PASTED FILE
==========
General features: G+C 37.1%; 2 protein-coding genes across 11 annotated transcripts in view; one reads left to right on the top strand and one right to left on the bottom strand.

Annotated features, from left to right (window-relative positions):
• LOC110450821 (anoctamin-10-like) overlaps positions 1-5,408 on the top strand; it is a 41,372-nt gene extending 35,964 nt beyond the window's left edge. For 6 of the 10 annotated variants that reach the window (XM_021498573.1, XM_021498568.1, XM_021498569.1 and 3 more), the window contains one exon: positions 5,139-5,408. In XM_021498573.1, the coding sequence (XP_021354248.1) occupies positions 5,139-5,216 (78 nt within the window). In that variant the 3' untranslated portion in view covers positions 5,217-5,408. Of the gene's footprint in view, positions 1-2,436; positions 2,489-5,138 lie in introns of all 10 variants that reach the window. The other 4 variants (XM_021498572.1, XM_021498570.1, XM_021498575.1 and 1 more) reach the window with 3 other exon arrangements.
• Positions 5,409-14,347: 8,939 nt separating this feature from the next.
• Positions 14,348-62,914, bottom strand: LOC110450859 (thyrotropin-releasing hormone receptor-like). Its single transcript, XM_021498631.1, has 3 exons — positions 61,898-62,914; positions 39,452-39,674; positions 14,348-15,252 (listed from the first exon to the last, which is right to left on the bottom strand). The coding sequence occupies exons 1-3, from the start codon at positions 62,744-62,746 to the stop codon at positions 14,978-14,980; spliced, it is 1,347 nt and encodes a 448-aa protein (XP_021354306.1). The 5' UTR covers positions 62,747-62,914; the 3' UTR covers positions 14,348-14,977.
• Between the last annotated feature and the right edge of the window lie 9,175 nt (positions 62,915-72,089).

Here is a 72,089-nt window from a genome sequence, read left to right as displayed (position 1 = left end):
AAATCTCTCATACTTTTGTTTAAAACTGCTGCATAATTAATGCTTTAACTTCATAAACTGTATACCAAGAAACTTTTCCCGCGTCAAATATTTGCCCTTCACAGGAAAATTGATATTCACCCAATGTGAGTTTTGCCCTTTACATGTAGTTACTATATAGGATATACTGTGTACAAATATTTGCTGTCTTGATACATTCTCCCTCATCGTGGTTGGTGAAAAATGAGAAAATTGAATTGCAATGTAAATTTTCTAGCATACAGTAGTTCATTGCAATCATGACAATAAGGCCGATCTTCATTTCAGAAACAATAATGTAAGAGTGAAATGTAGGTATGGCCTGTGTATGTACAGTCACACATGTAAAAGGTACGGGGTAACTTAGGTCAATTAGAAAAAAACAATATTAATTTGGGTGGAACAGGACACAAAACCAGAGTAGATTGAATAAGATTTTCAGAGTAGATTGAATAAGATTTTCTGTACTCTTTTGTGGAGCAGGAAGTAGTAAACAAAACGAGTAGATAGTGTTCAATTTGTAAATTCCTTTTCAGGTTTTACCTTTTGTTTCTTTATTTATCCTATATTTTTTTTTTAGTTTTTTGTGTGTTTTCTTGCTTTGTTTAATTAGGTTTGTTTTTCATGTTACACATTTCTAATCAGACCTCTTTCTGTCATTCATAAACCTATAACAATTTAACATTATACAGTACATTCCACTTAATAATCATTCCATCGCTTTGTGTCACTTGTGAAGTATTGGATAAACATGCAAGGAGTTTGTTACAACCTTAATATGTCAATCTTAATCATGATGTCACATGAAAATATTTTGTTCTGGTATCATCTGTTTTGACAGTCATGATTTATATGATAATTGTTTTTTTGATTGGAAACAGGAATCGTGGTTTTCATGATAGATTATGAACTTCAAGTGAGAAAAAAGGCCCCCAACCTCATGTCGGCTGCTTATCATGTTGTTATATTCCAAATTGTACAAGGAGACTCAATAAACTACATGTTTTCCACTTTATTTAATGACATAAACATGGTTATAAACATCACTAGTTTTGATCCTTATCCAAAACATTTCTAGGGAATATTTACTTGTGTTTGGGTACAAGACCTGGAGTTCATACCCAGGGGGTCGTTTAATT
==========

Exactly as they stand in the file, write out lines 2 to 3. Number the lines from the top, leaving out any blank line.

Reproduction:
Annotated features, from left to right (window-relative positions):
• LOC110450821 (anoctamin-10-like) overlaps positions 1-5,408 on the top strand; it is a 41,372-nt gene extending 35,964 nt beyond the window's left edge. For 6 of the 10 annotated variants that reach the window (XM_021498573.1, XM_021498568.1, XM_021498569.1 and 3 more), the window contains one exon: positions 5,139-5,408. In XM_021498573.1, the coding sequence (XP_021354248.1) occupies positions 5,139-5,216 (78 nt within the window). In that variant the 3' untranslated portion in view covers positions 5,217-5,408. Of the gene's footprint in view, positions 1-2,436; positions 2,489-5,138 lie in introns of all 10 variants that reach the window. The other 4 variants (XM_021498572.1, XM_021498570.1, XM_021498575.1 and 1 more) reach the window with 3 other exon arrangements.